Unity and the Former ICOC

September 19, 2006

I long for the unity of God’s people. I pray for it and blog for it. I search the scriptures to find what God wants me to do toward it. I strive to forgive and I appeal to others to forgive and to take down walls. Unity of the believers is a major aim of my service to God. Unity is my passion and my calling.

So why have I not consented to signing the Plan for United Cooperation (also known as the Unity Proposal) submitted by a committee from the former ICOC congregations?

In a nutshell, I believe the proposal is an effort of fallible human wisdom to condense the Word of God into a few pages, specifying the principles that really matter, in the opinion of the writers. It is being used to define a subset of churches that are alike in their views on particular issues. By definition, it forms a faction in the Lord’s church. The first sentence of the document says:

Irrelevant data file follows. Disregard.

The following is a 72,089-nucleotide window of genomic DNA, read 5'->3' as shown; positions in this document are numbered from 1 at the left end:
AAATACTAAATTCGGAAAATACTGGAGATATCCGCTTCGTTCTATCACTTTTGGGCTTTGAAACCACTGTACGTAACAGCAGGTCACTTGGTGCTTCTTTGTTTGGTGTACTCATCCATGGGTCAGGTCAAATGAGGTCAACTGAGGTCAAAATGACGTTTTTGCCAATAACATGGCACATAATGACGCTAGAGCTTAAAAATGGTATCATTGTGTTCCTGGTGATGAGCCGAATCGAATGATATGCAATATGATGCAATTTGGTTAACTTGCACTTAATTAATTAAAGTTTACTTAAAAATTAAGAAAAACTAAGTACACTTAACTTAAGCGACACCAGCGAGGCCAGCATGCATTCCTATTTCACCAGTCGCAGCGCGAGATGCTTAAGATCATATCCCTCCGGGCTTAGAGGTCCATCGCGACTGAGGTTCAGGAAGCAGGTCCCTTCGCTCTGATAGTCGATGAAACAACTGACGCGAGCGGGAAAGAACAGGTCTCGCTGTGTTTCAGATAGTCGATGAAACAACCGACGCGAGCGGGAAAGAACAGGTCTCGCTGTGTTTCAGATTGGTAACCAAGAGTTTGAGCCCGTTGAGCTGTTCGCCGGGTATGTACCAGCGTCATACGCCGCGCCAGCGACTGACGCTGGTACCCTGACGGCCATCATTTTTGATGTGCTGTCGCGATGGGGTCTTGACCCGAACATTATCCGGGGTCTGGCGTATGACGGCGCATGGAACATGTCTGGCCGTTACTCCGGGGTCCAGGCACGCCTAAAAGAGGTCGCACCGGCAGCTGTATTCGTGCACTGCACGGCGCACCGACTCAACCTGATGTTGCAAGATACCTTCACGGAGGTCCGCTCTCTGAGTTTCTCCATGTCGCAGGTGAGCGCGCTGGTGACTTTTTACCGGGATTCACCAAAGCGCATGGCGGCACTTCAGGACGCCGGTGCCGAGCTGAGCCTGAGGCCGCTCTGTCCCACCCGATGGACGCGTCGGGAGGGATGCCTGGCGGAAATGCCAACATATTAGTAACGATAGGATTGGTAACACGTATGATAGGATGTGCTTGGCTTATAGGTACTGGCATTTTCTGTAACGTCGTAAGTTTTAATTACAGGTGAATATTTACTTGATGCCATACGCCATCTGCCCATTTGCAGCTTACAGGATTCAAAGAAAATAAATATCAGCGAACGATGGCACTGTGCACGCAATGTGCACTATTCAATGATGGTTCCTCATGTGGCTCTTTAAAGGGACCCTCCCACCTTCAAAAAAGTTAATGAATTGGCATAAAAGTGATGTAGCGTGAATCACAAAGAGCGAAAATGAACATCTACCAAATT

The purpose of the following paper is to affirm and enhance the unity of the family of churches known, since 1992, as the International Churches of Christ.

But biblical unity is not formed by signing documents written by men. The writers acknowledge that the churches they seek to unite are not the only Christian congregations. While they use the term “unity,” the thing they seek to create will unfortunately be a faction. And Gal 5:19-21 warns us that people who create factions in the Lord’s church will not inherit the Kingdom of God.